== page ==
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Dilution, Titration and Redox Problems

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1. Draw me a beaker for each of the following 3 solutions. Show (label) the particles that exist when 1 particle of each dissolves. You don't have to show the water molecules!
H3P04 C12H22011 HCHOO

2. Balance the following redox reaction that occurs in basic solution.
NO2- (aq) + Al (s) ---> NH3 (g) + Al02- (aq)

3. Describe, in detail, how you'd make 100 mL of a 2.0 M HC1 solution from a 6.0 M HC1 solution. How much solvent do you expect to add? For this essay, you may answer in list form (ie, Step 1 ...etc). Support your answer with calculations to indicate amounts of all liquids.

Equipment available: graduated cylinder, pipet, volumetric flask, beaker, 100 niL of 6.OM HC1, 100 mL of distilled water, 100 mL of tap water

4. 100 mL of 0.5M NaOH are used to titrate 25 mL of a diprotic acid (acid with two protons), what was the
concentration of the acid solution?

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https://brainmass.com/chemistry/oxidation-reduction-and-electrochemistry/dilution-titration-redox-problems-148209

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H3PO4 (phosphoric acid) is a strong acid. Strong acids ionize completely. When it dissolves, it will form 1 PO43- ion and 3 H+ ions (if we are talking about one molecule).

Reaction: H3PO4 ----> 3H+ + PO43-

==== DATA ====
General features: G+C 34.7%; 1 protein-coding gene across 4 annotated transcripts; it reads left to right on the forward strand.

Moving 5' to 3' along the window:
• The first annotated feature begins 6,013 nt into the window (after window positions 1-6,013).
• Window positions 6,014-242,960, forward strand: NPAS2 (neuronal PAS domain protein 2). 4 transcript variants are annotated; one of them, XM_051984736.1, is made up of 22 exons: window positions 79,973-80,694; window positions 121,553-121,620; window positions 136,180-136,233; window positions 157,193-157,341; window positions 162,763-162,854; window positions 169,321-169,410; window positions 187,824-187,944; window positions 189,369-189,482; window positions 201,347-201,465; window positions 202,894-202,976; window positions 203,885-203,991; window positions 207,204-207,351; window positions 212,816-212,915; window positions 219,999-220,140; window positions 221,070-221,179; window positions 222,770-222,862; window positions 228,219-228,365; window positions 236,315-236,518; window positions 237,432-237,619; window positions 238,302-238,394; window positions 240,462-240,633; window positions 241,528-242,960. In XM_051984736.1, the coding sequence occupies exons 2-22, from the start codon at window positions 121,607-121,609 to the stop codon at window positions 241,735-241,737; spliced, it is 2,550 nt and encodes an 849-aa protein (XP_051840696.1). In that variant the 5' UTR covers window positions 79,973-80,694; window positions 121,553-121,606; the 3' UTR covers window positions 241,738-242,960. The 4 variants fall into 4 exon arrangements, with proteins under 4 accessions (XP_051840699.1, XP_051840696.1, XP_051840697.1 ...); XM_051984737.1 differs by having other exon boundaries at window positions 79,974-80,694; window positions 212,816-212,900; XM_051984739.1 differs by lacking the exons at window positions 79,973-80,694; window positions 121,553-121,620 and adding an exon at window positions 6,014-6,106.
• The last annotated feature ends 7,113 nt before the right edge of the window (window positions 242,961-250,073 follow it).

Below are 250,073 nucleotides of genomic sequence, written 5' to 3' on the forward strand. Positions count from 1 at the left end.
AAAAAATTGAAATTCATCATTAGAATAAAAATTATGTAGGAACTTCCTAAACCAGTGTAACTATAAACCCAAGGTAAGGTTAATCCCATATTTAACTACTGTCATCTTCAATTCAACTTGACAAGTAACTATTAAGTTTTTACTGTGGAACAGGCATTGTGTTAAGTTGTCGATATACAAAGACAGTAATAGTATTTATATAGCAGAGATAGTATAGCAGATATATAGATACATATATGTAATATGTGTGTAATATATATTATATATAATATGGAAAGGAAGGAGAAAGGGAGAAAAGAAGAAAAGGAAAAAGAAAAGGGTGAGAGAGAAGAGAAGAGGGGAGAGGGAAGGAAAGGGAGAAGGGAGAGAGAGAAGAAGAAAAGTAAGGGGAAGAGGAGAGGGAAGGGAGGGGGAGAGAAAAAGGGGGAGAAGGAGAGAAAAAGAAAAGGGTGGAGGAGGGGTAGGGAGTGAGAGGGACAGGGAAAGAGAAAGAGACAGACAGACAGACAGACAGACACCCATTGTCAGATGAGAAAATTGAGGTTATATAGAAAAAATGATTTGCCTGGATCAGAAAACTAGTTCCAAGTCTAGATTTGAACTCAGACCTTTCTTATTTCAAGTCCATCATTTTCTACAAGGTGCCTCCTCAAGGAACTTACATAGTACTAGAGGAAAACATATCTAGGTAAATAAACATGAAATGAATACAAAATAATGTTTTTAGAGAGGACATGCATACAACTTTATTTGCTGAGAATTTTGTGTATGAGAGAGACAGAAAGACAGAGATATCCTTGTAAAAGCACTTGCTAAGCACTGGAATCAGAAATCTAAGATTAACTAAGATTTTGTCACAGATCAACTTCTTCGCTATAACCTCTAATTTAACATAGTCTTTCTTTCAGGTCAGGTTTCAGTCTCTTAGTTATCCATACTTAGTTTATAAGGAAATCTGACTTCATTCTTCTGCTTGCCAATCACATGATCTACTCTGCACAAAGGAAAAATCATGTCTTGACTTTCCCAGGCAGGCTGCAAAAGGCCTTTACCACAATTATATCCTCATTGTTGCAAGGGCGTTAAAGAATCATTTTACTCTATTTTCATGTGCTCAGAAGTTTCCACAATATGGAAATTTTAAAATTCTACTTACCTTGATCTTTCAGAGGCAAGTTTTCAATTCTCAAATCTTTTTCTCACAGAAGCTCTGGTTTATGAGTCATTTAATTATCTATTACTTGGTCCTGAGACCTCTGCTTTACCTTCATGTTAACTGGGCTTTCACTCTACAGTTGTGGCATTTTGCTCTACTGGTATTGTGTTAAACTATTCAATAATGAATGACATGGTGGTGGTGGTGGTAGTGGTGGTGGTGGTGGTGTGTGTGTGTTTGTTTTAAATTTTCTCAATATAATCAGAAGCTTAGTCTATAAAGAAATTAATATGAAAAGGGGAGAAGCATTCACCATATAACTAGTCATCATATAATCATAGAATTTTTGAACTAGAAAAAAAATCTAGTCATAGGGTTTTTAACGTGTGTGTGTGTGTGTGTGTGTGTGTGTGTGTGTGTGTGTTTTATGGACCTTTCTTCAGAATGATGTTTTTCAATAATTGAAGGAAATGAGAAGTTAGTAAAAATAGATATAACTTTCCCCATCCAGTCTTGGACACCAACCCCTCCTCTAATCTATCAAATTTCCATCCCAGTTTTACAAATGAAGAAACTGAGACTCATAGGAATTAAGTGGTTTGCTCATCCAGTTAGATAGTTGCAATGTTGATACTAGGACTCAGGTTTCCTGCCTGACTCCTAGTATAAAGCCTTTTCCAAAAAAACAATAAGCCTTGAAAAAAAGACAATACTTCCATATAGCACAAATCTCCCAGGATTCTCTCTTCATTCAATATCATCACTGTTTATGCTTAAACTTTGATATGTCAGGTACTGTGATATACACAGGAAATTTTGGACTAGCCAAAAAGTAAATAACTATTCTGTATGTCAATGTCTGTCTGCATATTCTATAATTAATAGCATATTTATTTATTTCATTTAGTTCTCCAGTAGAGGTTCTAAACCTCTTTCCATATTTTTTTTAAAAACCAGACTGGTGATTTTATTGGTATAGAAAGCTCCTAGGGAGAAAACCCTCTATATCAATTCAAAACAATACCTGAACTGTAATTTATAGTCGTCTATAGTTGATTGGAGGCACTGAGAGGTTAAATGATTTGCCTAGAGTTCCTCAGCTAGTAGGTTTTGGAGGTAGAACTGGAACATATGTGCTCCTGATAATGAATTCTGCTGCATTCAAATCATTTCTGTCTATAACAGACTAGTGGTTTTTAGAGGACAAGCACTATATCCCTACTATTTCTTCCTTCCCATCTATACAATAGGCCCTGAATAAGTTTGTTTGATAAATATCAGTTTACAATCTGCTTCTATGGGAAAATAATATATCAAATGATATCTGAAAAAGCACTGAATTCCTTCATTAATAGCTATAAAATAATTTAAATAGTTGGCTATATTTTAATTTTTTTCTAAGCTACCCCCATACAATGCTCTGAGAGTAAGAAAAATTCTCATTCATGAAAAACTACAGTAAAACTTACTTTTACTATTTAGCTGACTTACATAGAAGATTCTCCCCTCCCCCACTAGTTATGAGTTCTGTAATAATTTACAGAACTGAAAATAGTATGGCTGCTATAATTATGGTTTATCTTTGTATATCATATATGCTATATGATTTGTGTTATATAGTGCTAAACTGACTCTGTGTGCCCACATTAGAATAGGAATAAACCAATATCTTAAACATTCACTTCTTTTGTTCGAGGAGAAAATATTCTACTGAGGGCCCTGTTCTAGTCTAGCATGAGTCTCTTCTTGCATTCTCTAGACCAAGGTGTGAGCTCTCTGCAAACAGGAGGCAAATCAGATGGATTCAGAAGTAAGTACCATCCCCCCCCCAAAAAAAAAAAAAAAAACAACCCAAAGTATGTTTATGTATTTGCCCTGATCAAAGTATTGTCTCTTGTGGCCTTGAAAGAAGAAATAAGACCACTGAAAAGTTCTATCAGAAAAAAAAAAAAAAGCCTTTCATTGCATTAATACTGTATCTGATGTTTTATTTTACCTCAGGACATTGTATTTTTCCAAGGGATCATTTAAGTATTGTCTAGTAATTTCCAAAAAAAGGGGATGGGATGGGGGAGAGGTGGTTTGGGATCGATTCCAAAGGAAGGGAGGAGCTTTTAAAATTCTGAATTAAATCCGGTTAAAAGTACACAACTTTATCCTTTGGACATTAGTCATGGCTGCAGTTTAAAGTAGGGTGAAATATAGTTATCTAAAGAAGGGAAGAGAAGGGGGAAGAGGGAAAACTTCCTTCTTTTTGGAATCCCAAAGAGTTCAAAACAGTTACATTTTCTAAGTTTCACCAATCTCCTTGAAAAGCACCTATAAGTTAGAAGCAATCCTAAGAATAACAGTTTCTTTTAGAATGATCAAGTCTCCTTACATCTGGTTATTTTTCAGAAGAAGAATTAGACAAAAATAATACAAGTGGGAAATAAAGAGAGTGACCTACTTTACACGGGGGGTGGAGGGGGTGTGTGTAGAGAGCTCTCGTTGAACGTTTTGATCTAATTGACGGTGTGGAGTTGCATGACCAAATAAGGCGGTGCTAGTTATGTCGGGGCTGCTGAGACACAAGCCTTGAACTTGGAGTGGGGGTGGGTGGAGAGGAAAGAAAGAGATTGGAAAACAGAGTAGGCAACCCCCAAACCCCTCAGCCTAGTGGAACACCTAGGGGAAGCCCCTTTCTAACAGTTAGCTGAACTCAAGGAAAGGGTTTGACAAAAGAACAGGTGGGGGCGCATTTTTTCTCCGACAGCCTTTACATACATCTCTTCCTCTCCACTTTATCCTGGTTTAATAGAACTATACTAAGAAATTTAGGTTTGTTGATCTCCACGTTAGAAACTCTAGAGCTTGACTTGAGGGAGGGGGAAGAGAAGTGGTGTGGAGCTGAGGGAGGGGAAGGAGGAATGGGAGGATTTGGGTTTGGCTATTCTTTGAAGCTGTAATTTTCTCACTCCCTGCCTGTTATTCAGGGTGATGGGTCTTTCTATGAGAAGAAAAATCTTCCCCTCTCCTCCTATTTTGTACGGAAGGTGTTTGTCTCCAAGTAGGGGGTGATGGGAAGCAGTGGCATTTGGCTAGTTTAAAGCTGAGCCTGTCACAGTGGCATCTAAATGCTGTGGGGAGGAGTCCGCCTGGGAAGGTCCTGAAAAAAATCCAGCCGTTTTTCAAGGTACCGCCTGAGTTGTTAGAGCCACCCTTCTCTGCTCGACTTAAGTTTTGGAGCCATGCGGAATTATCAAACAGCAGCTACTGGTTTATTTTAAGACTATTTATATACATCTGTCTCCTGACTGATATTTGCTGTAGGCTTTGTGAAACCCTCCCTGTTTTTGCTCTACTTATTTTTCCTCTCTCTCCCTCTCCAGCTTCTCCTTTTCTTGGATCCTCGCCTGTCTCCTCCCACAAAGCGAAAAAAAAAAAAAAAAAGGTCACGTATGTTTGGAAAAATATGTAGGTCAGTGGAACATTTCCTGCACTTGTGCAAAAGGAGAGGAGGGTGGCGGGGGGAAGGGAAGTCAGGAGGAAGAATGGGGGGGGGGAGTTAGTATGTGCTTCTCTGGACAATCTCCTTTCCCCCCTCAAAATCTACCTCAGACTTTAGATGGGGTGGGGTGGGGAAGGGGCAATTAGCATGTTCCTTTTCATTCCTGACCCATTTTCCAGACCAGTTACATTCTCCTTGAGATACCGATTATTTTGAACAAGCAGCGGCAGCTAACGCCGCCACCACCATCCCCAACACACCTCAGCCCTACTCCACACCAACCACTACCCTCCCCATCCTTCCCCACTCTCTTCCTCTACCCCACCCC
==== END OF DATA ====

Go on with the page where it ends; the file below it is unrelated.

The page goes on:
C12H22O11 (sucrose or table sugar) is what is known as a molecular solid. When it dissolves, it does not split up into ions.

HCHOO (formic acid) is a weak acid. If there is a large amount, just a few molecules will dissolve (split into ions). If we are talking about one of these molecule that splits into ions...

Reaction: HCHOO ----> H+ + HCOO-

1. Split into half reactions (group molecules containing the same atom).

NO2-(aq) ----> NH3(g)
Al(s) ----> AlO2-(aq)

2. Add enough H2O to balance O on both sides.

NO2-(aq) ----> NH3(g) + 2 H2O
2 H2O + Al(s) ----> AlO2-(aq)

3. Add H+ to balance H.

7 H+ + NO2-(aq) ----> NH3(g) + 2 H2O
2 H2O + Al(s) ----> AlO2-(aq) + 4 H+

4. Add electrons to balance the charge (electrons have a negative charge).

6 e + 7 H+ + NO2-(aq) ----> NH3(g) + 2 H2O (-6 + 7 + -1 = 0 ----> 0 + 0 = 0 ...

Solution Summary

Detailed explanations are presented for dilution, redox and titration problems.

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